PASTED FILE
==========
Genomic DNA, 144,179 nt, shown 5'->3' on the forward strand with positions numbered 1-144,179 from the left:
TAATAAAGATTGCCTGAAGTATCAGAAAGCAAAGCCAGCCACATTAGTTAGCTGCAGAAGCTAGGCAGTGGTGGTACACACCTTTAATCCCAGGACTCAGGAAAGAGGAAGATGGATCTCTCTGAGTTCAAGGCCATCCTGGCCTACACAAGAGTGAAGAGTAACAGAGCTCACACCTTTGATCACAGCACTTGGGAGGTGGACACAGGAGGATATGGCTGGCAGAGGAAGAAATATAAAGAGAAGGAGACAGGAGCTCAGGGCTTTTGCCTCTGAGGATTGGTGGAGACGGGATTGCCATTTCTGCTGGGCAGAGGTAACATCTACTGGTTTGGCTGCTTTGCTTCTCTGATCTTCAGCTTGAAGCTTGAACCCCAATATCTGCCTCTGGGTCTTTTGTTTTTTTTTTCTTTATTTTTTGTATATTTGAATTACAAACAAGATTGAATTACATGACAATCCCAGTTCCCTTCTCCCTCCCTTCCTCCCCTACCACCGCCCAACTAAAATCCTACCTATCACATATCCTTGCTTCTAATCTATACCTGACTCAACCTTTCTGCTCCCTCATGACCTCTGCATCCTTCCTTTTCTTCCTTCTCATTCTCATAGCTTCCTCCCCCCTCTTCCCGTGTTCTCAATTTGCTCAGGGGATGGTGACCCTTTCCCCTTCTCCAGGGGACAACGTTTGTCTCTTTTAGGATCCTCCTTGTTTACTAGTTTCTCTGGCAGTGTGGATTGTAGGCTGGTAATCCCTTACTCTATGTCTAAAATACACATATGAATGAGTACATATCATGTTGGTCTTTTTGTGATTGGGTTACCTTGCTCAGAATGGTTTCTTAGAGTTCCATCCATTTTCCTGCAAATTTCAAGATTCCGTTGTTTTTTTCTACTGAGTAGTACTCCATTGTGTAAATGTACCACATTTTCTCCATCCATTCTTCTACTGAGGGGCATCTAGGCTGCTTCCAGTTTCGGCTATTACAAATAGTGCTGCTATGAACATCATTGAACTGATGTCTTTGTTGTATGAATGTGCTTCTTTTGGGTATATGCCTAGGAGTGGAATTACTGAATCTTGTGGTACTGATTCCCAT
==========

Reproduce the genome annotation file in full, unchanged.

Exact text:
Genomic DNA, 144,179 nt, shown 5'->3' on the forward strand with positions numbered 1-144,179 from the left:
TAATAAAGATTGCCTGAAGTATCAGAAAGCAAAGCCAGCCACATTAGTTAGCTGCAGAAGCTAGGCAGTGGTGGTACACACCTTTAATCCCAGGACTCAGGAAAGAGGAAGATGGATCTCTCTGAGTTCAAGGCCATCCTGGCCTACACAAGAGTGAAGAGTAACAGAGCTCACACCTTTGATCACAGCACTTGGGAGGTGGACACAGGAGGATATGGCTGGCAGAGGAAGAAATATAAAGAGAAGGAGACAGGAGCTCAGGGCTTTTGCCTCTGAGGATTGGTGGAGACGGGATTGCCATTTCTGCTGGGCAGAGGTAACATCTACTGGTTTGGCTGCTTTGCTTCTCTGATCTTCAGCTTGAAGCTTGAACCCCAATATCTGCCTCTGGGTCTTTTGTTTTTTTTTTCTTTATTTTTTGTATATTTGAATTACAAACAAGATTGAATTACATGACAATCCCAGTTCCCTTCTCCCTCCCTTCCTCCCCTACCACCGCCCAACTAAAATCCTACCTATCACATATCCTTGCTTCTAATCTATACCTGACTCAACCTTTCTGCTCCCTCATGACCTCTGCATCCTTCCTTTTCTTCCTTCTCATTCTCATAGCTTCCTCCCCCCTCTTCCCGTGTTCTCAATTTGCTCAGGGGATGGTGACCCTTTCCCCTTCTCCAGGGGACAACGTTTGTCTCTTTTAGGATCCTCCTTGTTTACTAGTTTCTCTGGCAGTGTGGATTGTAGGCTGGTAATCCCTTACTCTATGTCTAAAATACACATATGAATGAGTACATATCATGTTGGTCTTTTTGTGATTGGGTTACCTTGCTCAGAATGGTTTCTTAGAGTTCCATCCATTTTCCTGCAAATTTCAAGATTCCGTTGTTTTTTTCTACTGAGTAGTACTCCATTGTGTAAATGTACCACATTTTCTCCATCCATTCTTCTACTGAGGGGCATCTAGGCTGCTTCCAGTTTCGGCTATTACAAATAGTGCTGCTATGAACATCATTGAACTGATGTCTTTGTTGTATGAATGTGCTTCTTTTGGGTATATGCCTAGGAGTGGAATTACTGAATCTTGTGGTACTGATTCCCAT